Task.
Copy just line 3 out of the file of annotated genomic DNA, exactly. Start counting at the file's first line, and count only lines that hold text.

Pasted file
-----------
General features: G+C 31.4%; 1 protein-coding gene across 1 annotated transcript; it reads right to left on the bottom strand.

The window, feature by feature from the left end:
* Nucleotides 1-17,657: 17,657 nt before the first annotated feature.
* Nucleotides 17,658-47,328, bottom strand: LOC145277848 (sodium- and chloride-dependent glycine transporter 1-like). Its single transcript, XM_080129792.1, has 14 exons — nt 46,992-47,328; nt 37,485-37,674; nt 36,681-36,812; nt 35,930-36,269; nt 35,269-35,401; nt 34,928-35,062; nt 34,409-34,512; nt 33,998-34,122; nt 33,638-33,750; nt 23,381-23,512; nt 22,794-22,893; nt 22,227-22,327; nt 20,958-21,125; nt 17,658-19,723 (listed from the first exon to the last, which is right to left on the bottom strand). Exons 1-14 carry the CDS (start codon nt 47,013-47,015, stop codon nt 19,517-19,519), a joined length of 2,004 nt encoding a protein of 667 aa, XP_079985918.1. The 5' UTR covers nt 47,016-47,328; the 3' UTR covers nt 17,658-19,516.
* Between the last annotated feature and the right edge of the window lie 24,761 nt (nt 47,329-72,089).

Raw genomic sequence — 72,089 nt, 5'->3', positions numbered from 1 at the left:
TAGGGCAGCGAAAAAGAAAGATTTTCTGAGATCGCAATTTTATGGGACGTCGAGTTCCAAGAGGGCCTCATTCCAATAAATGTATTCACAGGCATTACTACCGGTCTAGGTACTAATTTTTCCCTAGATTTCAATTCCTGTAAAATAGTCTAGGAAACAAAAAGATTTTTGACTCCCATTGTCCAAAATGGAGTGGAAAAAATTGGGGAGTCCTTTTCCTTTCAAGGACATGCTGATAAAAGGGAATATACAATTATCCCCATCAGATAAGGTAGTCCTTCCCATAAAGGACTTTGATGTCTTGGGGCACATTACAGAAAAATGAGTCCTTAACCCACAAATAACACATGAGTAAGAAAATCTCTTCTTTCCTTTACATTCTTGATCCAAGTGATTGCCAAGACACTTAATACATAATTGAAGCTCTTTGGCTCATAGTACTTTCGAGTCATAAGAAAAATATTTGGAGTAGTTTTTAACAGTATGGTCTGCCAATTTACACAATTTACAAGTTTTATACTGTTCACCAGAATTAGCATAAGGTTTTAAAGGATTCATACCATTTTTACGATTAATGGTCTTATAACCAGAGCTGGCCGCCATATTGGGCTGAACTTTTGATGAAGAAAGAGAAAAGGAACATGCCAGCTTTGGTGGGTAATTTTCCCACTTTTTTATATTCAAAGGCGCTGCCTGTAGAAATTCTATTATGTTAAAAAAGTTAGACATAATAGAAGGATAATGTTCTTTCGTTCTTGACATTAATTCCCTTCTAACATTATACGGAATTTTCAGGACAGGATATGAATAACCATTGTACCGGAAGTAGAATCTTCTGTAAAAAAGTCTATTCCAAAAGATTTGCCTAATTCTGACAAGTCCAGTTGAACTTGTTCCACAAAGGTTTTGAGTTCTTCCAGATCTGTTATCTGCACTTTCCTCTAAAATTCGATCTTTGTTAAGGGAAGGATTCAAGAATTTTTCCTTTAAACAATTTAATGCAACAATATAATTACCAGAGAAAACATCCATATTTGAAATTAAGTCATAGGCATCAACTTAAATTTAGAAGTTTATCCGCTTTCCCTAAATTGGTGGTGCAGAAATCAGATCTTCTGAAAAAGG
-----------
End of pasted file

* Nucleotides 1-17,657: 17,657 nt before the first annotated feature.